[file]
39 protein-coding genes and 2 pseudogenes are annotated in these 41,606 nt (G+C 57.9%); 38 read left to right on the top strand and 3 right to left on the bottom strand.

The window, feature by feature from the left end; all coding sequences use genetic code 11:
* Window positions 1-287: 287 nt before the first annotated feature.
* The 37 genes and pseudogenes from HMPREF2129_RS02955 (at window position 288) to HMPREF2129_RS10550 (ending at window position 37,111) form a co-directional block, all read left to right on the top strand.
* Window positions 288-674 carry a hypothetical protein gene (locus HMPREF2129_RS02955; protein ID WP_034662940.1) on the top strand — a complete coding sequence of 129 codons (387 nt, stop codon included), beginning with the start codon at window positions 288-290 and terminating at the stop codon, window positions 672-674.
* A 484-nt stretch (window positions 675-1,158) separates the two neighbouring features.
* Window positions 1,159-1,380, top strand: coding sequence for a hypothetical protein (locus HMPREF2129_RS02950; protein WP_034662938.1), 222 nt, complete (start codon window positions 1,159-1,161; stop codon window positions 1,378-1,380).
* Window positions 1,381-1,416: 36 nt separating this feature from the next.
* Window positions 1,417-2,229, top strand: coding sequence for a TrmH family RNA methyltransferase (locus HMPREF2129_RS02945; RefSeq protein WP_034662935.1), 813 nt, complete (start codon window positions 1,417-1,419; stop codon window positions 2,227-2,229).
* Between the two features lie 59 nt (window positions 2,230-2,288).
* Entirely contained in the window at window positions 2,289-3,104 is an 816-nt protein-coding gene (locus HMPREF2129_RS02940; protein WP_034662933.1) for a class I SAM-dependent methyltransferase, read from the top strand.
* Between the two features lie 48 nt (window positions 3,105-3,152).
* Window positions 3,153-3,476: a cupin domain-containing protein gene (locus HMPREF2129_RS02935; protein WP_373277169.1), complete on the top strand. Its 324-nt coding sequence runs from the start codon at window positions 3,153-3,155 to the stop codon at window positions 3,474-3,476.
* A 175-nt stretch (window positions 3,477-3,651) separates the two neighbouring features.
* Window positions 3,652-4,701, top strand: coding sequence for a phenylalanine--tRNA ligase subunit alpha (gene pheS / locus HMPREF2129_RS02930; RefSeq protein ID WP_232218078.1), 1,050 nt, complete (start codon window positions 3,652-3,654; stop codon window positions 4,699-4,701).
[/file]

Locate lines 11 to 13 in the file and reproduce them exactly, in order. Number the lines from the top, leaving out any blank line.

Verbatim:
* Entirely contained in the window at window positions 2,289-3,104 is an 816-nt protein-coding gene (locus HMPREF2129_RS02940; protein WP_034662933.1) for a class I SAM-dependent methyltransferase, read from the top strand.
* Between the two features lie 48 nt (window positions 3,105-3,152).
* Window positions 3,153-3,476: a cupin domain-containing protein gene (locus HMPREF2129_RS02935; protein WP_373277169.1), complete on the top strand. Its 324-nt coding sequence runs from the start codon at window positions 3,153-3,155 to the stop codon at window positions 3,474-3,476.